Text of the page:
Lesson VI: The Enchiridion of Epictetus


Epictetus

Lesson VI: The Enchiridion of Epictetus

Conducting: Steward.  Opening Remarks/Announcements   (Announce that at the end of the meeting we will: (i) sign up new members; (ii) ask for contributions on the website or take up a collection).

Steward:          Explanation of Ethical Overlay.  The purpose of the Ethical Overlay is to provide an overlay to ethical, moral and religious beliefs in areas of identity, family and heritage, to promulgate ethical and moral policy and to help each individual to become a better person and preserve the environment for future generations.  Announcements will be at the end of the meeting.

Congregant:     Opening words of Inspiration

Epictetus was a Greek Stoic philosopher who lived in the 1st-2nd century AD.  Although born a slave, he developed a great passion for philosophy and was permitted to study by his wealthy master.  He was a cripple, known for his powerful speaking and teaching abilities.  His student Arrian compiled his teachings into Discourses and Enchiridion (which mean “handbook”).  Epictetus focused his philosophy on practical application to daily life in ways that still apply to us today.

Quotes:

  • Demand not that events should happen as you wish; but wish them to happen as they do happen, and you will go on well.
  • Men are disturbed not by things, but by the views which they take of things.
  • When we are hindered or disturbed, or grieved, let us never impute it to others, but to ourselves—that is, to our own views.

Steward:  We will now have a Moment of Silence for:  __(decide locally)___.  [about 20 second pause]

J.S. Bach’s partitas for solo violin are some of the most beautiful music produced by western civilization, and continue to be a standard for violinists everywhere.  Almost nothing is known about why he wrote them or who performed them, although Bach himself was a fine violinist.  A movement of one of his violin partitas was sent on the Golden Record of the Voyager into space to represent the best of humanity’s creativity.  This particular movement is from his second partita and is modeled after a dance called a sarabande.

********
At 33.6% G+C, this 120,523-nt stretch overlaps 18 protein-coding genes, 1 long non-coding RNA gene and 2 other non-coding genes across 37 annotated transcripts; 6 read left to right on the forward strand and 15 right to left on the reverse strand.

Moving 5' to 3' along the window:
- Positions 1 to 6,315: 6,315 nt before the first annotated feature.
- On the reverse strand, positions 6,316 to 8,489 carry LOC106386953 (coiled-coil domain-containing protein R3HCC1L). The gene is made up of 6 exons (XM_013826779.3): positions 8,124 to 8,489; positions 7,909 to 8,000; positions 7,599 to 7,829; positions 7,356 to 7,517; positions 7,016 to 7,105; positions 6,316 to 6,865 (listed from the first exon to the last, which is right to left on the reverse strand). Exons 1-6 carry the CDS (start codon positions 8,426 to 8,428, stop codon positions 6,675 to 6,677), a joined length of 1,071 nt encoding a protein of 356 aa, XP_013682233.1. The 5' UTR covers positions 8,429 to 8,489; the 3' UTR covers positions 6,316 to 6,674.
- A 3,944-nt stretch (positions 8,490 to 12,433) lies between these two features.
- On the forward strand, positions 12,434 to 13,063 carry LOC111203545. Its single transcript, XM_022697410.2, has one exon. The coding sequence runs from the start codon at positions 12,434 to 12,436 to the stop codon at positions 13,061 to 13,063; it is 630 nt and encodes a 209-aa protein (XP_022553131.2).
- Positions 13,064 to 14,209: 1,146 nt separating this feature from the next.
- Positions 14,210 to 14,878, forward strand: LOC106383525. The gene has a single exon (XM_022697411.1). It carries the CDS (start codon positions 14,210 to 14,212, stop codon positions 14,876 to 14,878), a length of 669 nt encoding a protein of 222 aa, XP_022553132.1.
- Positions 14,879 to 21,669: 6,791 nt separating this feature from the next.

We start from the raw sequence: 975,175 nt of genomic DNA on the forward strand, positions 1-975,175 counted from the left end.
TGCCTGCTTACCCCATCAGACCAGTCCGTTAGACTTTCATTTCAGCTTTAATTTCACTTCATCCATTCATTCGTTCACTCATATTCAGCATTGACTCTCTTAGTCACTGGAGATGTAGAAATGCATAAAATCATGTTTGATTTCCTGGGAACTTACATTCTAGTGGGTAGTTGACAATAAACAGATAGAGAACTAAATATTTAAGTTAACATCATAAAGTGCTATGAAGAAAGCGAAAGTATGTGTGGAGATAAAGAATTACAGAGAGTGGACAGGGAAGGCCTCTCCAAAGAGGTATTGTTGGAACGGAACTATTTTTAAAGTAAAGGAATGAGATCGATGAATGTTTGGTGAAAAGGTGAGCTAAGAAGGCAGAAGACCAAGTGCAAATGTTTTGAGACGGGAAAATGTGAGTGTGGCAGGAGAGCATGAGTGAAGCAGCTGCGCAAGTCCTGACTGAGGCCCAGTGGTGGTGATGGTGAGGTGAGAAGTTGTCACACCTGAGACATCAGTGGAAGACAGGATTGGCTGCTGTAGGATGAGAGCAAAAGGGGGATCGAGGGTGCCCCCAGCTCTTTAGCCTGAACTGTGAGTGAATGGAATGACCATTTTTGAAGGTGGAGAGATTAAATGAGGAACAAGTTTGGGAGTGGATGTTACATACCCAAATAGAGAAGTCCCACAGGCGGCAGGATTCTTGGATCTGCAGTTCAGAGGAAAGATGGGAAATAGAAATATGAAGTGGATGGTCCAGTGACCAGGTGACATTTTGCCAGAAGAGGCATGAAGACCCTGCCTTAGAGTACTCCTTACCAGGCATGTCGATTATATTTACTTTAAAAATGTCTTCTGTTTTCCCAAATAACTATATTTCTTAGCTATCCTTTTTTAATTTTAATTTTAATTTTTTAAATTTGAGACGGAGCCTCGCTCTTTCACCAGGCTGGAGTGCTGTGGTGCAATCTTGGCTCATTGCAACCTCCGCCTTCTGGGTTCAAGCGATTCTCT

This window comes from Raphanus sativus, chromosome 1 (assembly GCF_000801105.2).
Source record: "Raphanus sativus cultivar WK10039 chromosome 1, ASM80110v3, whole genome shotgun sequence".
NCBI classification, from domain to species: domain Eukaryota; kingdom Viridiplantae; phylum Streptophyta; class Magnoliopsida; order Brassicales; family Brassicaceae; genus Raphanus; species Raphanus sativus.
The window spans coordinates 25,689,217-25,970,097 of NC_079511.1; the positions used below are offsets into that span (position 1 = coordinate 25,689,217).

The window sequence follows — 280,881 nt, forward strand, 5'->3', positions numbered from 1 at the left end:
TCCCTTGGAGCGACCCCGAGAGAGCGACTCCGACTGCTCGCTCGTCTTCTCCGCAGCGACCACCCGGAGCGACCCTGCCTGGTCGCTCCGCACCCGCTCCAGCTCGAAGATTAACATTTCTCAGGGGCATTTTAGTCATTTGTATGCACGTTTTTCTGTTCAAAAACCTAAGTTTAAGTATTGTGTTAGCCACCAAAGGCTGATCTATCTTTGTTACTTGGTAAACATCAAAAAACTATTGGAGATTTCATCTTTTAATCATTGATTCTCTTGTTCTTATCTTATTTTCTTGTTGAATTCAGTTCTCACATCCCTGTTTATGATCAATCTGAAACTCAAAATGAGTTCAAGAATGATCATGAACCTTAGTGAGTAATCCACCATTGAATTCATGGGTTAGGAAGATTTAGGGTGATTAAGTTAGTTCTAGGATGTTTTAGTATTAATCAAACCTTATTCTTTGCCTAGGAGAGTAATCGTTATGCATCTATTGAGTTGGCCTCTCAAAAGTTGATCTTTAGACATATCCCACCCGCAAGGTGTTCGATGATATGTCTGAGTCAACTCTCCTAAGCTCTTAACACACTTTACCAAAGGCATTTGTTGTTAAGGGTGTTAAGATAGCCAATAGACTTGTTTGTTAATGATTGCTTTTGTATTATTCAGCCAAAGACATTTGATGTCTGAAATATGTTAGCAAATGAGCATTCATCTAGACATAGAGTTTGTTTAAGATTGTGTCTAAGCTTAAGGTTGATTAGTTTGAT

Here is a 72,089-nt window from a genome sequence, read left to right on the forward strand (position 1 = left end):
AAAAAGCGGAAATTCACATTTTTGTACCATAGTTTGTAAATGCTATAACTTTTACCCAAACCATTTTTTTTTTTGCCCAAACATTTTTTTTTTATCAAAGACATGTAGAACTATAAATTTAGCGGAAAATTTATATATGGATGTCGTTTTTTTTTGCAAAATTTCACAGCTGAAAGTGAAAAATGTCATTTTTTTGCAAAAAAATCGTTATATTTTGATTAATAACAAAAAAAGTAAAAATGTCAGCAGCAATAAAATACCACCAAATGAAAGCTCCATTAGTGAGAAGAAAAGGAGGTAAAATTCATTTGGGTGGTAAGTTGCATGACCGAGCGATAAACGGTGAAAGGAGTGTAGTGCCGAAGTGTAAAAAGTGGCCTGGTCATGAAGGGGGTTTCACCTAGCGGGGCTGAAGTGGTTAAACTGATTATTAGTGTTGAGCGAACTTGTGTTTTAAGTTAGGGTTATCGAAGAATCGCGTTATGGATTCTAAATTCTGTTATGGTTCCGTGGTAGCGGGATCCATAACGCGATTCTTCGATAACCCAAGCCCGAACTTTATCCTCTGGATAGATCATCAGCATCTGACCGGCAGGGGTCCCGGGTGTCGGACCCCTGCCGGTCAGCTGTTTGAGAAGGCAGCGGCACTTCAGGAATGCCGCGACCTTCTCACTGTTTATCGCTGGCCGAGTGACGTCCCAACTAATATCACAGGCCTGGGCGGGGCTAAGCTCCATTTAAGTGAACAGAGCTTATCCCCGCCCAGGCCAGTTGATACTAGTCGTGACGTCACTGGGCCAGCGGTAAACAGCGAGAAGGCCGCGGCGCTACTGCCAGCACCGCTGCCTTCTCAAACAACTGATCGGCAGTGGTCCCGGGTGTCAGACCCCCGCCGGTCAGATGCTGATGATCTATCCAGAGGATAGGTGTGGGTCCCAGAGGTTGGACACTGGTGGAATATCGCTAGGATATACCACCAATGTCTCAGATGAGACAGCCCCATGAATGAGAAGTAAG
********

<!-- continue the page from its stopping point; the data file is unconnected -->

Steward:          We will now have a discussion on the following topic:

Discussion:  Stoicism, Living Modestly:  The Enchiridion of Epictetus

When James Stockdale was shot down in Vietnam, he was taken prisoner by the North Vietnamese. He spent seven years being tortured and subjected to unimaginable loneliness and terror. He had little choice over the fact that he was shot down, or that he was taken prisoner.

But what he told himself–and what helped him endure this terrible ordeal–was the sense of agency that Stoicism gave him, the sense that he could ultimately use this experience as fuel.

As he said later:

“I never lost faith in the end of the story, I never doubted not only that I would get out, but also that I would prevail in the end and turn the experience into the defining event of my life, which, in retrospect, I would not trade.”

The sheer bravery and strength Stockdale exhibited by truly embodying this notion of amor fati gives one goosebumps, even some 50 years later. It’s just unreal.

It’s a reminder that for everything outside of our control, we retain–at the core of our being–an incredible power: The power to choose what we do with what happens to us. The power to decide what role an event will play in our lives. The power to write the end of our own story.  (From https://dailystoic.com/you-decide-the-end-of-the-story/)

  1. What can and what can’t we control about our lives?
    1. What are our responsibilities with respect to the things we can and can’t control?
  2. Stoicism teaches that we cannot alter events, but we can control our perspective.
    1. What kinds of daily events require a Stoic perspective?
    2. How do we develop this perspective?
    3. What are the advantages of living life with a Stoic mentality?
      1. Disadvantages?
    4. Perspective fueled Stockdale’s courage and strength.
      1. Discuss experiences when congregants have drawn courage from maintaining a healthy perspective on events.
    5. How can we learn to let go of things that we really want but are out of our control?
      1. How do we teach this to our children?
    6. Epictetus said, “Remember that you must behave as at a banquet. Is anything brought round to you?  Put out your hand and take a moderate share.  Does it pass by you?  Do not stop it.  Is it not yet come?  Do not yearn in desire toward it, but wait till it reaches you.  So with regard to children, wife, office, riches; and you will some time or other be worthy to feast with the gods.”
      1. How does patience contribute to a healthy perspective on life?
      2. Where is the balance between working towards our goals and patiently accepting circumstances we cannot change?

Congregant: Closing words of inspiration.

To start on this path of virtue and perspective, Epictetus advises to “Begin by prescribing to yourself some character and demeanor, such as you may preserve both alone and in company.”  He also said “If you have assumed any character beyond your strength, you have both demeaned yourself ill in that and quitted one which you might have supported.”

Extend an invitation/commitment to apply one thing learned this week.

Steward: Take contributions from group made payable to Ethical Overlay.  [Take cash, checks, or commitments to pay online].

[Adjournment]

Announcements after adjournment

Previous Lesson VII: The Decisive Battle of Marathon
Next Lesson V: The Fables Of The Greek Aesop

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